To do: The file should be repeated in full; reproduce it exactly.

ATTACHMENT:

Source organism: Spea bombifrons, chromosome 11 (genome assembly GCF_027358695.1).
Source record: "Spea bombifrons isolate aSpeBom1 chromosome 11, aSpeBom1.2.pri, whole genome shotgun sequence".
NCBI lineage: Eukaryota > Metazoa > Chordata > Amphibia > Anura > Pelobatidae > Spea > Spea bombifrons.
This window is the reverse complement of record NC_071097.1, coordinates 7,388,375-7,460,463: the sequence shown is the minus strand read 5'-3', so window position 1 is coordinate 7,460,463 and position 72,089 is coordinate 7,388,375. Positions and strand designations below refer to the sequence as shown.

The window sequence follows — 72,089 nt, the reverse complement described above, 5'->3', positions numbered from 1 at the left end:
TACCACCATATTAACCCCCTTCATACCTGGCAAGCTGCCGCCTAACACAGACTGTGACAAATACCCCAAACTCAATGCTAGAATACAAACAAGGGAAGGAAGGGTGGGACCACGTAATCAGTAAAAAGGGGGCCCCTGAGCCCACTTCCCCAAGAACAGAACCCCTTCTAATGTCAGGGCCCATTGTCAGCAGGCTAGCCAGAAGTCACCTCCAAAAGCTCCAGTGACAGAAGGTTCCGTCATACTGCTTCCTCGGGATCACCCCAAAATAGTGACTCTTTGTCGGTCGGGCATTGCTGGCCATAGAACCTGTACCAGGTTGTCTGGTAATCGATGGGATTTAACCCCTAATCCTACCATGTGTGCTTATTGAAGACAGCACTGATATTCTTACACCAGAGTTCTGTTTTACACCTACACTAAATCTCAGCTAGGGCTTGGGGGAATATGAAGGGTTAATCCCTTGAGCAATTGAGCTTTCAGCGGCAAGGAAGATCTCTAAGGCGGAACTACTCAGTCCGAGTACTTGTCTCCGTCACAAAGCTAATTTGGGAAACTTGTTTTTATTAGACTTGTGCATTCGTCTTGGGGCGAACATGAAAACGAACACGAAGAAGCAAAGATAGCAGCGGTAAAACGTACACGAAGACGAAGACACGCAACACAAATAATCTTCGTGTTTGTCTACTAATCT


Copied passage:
Source organism: Spea bombifrons, chromosome 11 (genome assembly GCF_027358695.1).
Source record: "Spea bombifrons isolate aSpeBom1 chromosome 11, aSpeBom1.2.pri, whole genome shotgun sequence".
NCBI lineage: Eukaryota > Metazoa > Chordata > Amphibia > Anura > Pelobatidae > Spea > Spea bombifrons.
This window is the reverse complement of record NC_071097.1, coordinates 7,388,375-7,460,463: the sequence shown is the minus strand read 5'-3', so window position 1 is coordinate 7,460,463 and position 72,089 is coordinate 7,388,375. Positions and strand designations below refer to the sequence as shown.

The window sequence follows — 72,089 nt, the reverse complement described above, 5'->3', positions numbered from 1 at the left end:
TACCACCATATTAACCCCCTTCATACCTGGCAAGCTGCCGCCTAACACAGACTGTGACAAATACCCCAAACTCAATGCTAGAATACAAACAAGGGAAGGAAGGGTGGGACCACGTAATCAGTAAAAAGGGGGCCCCTGAGCCCACTTCCCCAAGAACAGAACCCCTTCTAATGTCAGGGCCCATTGTCAGCAGGCTAGCCAGAAGTCACCTCCAAAAGCTCCAGTGACAGAAGGTTCCGTCATACTGCTTCCTCGGGATCACCCCAAAATAGTGACTCTTTGTCGGTCGGGCATTGCTGGCCATAGAACCTGTACCAGGTTGTCTGGTAATCGATGGGATTTAACCCCTAATCCTACCATGTGTGCTTATTGAAGACAGCACTGATATTCTTACACCAGAGTTCTGTTTTACACCTACACTAAATCTCAGCTAGGGCTTGGGGGAATATGAAGGGTTAATCCCTTGAGCAATTGAGCTTTCAGCGGCAAGGAAGATCTCTAAGGCGGAACTACTCAGTCCGAGTACTTGTCTCCGTCACAAAGCTAATTTGGGAAACTTGTTTTTATTAGACTTGTGCATTCGTCTTGGGGCGAACATGAAAACGAACACGAAGAAGCAAAGATAGCAGCGGTAAAACGTACACGAAGACGAAGACACGCAACACAAATAATCTTCGTGTTTGTCTACTAATCT